The Federal Reserve should be near the end of rate hikes as forward-looking inflation has been stopped, says Wharton professor Jeremy Siegel

Jeremy Siegel, professor of finance at the Wharton School of the University of Pennsylvania.Scott Mlyn/CNBC/NBCU Photo Bank/NBCUniversal via Getty Images

  • The Federal Reserve is closer to ending its series of rate hikes, Wharton professor Jeremy Siegel told CNBC on Monday.

  • Market investors want the Fed to consider that forward-looking inflation has cooled considerably, the economist said.

  • He said a rebound in collapsed productivity should aid in pulling down inflation.

The Federal Reserve’s aggressive rate-hiking cycle should be wrapping soon, Wharton professor Jeremy Siegel told CNBC on Monday, saying there are signs of significant cooling within the hottest inflationary environment in 40 years.

“I think the Fed should be near the end of its tightening cycle. I think we’re already in a above-neutral mode. I know a lot of people think not …  Well, I think the neutral rate is somewhere between one and one and a half [percent]. We’re over two [percent] right now,” said the professor of finance at the Wharton School during a segment about markets.

The Fed “has got to be looking at the sensitive commodities and housing prices and say, “You know, what? Yeah, we messed up later on and caused a lot of inflation, but forward-looking inflation has really been stopped.”

The Fed, led by Chairman Jerome Powell, last week issued a rate hike of 75 basis points. The fourth rate increase of 2022 has brought its benchmark interest rate up to a range of 2.25%-2.5%, aiming the moves toward widespread cooling of prices. The US consumer price index in June rose to 9.1%, the largest 12-month increase since November 1981.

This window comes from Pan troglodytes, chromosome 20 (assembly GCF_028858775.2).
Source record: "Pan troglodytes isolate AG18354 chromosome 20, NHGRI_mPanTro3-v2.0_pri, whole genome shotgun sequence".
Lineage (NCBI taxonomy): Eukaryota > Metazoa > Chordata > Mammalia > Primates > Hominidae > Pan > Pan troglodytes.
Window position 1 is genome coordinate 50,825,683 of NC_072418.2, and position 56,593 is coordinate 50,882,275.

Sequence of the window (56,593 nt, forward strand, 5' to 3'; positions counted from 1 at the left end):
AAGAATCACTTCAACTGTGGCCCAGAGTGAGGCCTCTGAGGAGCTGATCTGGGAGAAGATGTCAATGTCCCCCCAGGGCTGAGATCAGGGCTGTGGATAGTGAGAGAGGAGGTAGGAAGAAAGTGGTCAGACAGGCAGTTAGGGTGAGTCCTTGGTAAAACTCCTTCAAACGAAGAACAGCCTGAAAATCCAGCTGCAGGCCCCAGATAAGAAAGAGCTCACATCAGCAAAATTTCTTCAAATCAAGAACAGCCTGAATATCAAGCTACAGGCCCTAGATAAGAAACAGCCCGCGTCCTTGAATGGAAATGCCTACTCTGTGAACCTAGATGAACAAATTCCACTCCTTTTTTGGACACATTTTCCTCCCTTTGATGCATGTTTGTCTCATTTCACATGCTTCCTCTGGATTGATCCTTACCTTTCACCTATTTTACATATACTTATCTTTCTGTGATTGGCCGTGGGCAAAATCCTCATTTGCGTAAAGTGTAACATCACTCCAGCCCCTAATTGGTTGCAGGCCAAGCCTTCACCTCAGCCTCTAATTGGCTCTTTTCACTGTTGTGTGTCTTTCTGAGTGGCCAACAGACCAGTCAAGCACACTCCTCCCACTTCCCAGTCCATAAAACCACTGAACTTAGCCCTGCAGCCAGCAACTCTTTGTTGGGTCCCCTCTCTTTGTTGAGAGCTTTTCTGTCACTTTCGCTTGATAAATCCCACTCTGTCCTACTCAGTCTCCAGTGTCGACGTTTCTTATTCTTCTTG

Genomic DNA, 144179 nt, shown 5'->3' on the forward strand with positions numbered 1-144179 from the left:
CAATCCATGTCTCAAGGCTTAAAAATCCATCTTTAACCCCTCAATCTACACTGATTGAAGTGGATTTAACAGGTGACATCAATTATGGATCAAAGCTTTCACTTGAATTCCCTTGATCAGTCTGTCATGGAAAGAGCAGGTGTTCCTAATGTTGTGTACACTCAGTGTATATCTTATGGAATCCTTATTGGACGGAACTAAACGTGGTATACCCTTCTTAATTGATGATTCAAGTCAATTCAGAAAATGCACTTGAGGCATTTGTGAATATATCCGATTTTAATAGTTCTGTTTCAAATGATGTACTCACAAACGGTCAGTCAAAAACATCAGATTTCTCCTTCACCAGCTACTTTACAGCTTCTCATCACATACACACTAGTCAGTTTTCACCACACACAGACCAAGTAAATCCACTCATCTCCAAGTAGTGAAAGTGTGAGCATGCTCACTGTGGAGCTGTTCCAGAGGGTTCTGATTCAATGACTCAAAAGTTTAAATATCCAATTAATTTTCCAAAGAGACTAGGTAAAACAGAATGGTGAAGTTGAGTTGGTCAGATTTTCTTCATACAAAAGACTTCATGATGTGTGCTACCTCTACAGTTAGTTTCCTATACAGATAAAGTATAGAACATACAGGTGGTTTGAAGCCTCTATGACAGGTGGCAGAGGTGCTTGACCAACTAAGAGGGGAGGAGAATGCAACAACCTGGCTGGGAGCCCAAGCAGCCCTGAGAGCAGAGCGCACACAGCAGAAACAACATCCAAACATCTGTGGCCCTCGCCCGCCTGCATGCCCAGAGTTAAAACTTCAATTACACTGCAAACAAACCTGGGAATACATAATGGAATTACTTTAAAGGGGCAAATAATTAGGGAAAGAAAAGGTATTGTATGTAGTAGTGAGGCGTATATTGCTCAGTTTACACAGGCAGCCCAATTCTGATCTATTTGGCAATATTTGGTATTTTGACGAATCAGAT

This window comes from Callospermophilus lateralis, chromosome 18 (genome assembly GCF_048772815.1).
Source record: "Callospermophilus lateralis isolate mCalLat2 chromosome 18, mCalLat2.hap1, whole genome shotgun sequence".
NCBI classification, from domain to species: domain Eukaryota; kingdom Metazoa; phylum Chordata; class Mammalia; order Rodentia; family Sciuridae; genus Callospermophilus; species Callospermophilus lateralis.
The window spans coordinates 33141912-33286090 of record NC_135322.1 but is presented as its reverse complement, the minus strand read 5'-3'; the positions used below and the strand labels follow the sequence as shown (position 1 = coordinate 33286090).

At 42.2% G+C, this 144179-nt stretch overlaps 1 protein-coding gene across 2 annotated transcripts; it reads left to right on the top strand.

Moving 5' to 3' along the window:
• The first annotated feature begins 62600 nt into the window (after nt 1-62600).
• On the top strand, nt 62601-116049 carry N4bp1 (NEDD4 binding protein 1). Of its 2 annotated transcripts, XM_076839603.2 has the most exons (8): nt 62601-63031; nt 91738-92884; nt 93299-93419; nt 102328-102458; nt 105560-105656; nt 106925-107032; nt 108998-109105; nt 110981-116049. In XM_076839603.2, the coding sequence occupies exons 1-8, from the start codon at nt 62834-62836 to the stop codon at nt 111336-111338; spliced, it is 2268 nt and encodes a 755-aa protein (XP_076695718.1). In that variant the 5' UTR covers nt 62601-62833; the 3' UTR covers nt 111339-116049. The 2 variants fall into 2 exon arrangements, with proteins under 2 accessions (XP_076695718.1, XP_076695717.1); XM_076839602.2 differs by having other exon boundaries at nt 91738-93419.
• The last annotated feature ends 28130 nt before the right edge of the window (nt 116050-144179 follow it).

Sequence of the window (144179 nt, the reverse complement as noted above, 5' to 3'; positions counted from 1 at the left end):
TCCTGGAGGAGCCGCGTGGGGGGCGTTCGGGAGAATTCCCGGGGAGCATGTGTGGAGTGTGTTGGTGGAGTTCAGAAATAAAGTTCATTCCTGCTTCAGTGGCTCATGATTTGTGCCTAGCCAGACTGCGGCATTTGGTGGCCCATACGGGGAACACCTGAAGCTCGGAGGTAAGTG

Investors want the Fed to look at forward-looking inflation indicators in part as the consumer price index, or CPI, understates housing prices, Siegel said. “[All] the word from housing experts and the data says, ‘Hey, that housing inflation has come to an end,” he said.

New home prices will decline from peaks set during the “frenetic pace” of demand in  2020 and 2021, Moody’s said in a report published in June. It also said potential homebuyers will be sidelined by inflation and mortgage rates that nearly doubled over the past six months.

Siegel also said he’s “puzzled” by the drop in US gross domestic product with a collapse in productivity while the economy had added 2.7 million jobs in the first half of 2022.

In possibly good news, he said, “if we get a bounce back to a more normal level, that really slows down inflation because … higher productivity, less inflation.”

Investors will gauge the health of the labor market on Friday with the US July payrolls report. Econoday’s consensus estimate calls for the addition of 250,000 jobs and an unchanged 3.6% unemployment rate.

US GDP contracted by 0.9% in the second quarter of 2022, according to a preliminary reading from the Commerce Department last week. The report put the US on a course toward a technical recession as the economy shrank 1.6% in the first quarter.

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